Levamisole: adjunctive therapy in steroid dependent minimal change nephrotic children

Donia, A. F.; Amer, Galal M.; Ahmed, Hassan A.; Gazareen, Sanaa H.; Moustafa, Fatma E.; Shoeib, Ahmed A.; Ismail, Amani M.; Khamis, Said; Sobh, Mohamed A.
May 2002
Pediatric Nephrology;May2002, Vol. 17 Issue 5, p355
Academic Journal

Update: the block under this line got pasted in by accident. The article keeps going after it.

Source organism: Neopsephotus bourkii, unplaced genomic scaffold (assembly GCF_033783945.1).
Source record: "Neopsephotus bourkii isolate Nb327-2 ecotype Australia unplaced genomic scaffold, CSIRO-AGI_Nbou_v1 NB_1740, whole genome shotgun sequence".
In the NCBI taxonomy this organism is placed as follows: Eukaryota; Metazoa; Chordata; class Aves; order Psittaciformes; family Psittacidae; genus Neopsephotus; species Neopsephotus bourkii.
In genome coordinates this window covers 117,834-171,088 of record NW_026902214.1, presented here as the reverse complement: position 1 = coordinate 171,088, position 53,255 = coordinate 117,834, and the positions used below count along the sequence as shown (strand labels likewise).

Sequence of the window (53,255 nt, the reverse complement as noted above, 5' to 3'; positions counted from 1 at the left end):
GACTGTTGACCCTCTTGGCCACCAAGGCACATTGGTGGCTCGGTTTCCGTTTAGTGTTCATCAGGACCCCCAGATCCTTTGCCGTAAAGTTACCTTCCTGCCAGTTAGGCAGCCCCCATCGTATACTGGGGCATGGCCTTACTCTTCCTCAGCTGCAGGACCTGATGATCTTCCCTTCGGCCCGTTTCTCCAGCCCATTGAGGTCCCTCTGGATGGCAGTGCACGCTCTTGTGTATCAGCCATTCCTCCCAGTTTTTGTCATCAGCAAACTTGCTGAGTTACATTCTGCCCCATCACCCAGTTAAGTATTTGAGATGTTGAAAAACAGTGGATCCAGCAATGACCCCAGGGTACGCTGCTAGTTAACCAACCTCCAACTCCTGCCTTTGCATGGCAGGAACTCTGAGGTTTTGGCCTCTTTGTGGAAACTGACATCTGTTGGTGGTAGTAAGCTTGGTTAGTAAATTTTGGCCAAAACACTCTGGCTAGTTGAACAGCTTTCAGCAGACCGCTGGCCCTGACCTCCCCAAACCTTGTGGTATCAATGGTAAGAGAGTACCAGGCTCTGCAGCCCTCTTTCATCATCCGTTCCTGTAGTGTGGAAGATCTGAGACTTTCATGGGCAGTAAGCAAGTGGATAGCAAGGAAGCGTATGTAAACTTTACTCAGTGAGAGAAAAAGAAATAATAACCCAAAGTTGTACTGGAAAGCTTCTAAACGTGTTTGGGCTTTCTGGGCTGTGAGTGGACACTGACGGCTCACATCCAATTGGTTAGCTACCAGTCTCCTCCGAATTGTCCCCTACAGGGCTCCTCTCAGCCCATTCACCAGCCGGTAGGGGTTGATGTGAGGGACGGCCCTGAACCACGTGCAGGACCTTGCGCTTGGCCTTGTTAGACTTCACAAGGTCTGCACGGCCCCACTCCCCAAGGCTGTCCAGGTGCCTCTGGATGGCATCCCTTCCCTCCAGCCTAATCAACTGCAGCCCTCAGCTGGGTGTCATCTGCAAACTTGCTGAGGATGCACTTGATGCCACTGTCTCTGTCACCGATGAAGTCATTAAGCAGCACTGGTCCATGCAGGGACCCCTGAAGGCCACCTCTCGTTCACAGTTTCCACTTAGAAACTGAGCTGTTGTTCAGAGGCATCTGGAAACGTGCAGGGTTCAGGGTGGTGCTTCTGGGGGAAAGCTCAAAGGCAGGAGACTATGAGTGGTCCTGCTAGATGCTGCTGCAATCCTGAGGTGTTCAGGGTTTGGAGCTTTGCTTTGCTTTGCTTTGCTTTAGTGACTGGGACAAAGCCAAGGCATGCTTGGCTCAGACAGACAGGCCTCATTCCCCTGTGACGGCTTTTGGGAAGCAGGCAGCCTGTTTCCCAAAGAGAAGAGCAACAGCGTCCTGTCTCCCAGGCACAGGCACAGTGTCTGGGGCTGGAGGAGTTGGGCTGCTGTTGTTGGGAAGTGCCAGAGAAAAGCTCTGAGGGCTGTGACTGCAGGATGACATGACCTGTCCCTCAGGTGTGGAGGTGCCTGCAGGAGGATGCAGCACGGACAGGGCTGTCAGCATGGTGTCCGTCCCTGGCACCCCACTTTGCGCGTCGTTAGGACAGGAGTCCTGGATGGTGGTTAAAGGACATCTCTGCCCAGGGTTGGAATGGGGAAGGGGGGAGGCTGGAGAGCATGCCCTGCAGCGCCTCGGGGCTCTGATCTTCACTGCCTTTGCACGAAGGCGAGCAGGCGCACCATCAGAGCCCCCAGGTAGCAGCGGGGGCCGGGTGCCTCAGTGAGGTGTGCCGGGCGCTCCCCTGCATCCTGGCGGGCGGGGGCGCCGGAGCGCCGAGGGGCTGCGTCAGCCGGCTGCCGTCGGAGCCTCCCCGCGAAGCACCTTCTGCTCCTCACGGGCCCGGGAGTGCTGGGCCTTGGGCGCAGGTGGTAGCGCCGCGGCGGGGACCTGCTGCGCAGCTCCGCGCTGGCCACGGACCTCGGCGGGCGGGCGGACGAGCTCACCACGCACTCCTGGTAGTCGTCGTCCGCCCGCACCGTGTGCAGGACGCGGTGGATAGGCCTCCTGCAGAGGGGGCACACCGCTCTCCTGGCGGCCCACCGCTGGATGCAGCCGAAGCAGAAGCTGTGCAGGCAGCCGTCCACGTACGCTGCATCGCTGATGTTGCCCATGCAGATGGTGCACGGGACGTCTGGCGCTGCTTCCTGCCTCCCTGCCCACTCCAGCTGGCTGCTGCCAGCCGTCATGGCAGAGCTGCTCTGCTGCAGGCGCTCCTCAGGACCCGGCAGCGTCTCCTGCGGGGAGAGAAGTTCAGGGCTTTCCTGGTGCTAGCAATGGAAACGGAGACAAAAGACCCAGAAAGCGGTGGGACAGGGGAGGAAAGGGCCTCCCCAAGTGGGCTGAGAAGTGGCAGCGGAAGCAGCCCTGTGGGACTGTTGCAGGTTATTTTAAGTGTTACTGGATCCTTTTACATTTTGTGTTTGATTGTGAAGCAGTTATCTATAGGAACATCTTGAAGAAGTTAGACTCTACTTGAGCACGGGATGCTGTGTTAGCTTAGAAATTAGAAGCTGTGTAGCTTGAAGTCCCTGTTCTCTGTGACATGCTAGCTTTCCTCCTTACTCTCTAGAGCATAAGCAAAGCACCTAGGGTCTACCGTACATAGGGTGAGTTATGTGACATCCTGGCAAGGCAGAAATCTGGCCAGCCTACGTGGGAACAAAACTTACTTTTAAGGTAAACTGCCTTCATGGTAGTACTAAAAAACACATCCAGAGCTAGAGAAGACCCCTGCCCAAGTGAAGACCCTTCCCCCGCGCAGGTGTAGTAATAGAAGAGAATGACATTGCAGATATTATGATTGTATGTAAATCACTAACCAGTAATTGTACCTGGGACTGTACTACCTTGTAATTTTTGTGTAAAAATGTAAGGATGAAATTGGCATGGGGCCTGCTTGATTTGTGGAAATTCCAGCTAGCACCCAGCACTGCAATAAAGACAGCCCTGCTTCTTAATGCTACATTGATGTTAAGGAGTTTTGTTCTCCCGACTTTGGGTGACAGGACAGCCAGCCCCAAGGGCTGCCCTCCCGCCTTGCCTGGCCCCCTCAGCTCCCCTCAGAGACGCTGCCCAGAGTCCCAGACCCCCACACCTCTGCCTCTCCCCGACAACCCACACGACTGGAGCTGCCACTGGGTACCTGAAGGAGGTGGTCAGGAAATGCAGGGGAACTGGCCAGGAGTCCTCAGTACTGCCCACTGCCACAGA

In children with minimal change nephrotic syndrome (MCNS), the steroid dependent group constitutes an especially difficult case for management. Patients in this group are prone to serious steroid side effects. Additionally, alkylating agents commonly fail to maintain remission and expose patients to more side effects. Therapy with the immunostimulant drug levamisole may therefore be another option in the attempt to maintain remission with minimal side effects. We prospectively treated 20 of our steroid dependent primary MCNS patients with levamisole. All patients were children, with an age range of 3–15 years; 16 were boys and 4 were girls. Remission was firstly induced by steroids, then levamisole was added in a dose of 2.5 mg/kg body weight on alternate days for 6 months. During this period we attempted to withdraw steroids completely and maintain patients on levamisole alone. We followed up our patients for the occurrence of relapse and side effects during this period and for a further 6 months after stopping levamisole. In 11 out of 20 children (55%), we successfully stopped steroids for more than 2 weeks. At the end of the 6-month treatment period (i.e. after 4 months of steroid discontinuation), ten patients (50%) were maintaining remission on levamisole alone. At the end of the 12-month study period (i.e. after 6 months of levamisole discontinuation), five patients (25%) were still in remission without any treatment for the previous 6 months. No significant side effects were reported during levamisole therapy. None of the patients developed neutropenia, but the leukocyte count showed a significant reduction in those who responded to levamisole treatment. We concluded that levamisole therapy for 6 months is a safe and perhaps effective therapy in a subset of children with steroid dependent MCNS to enable an otherwise infeasible withdrawal of steroids. This may be worth a trial before other types of more hazardous adjunctive therapies are considered.


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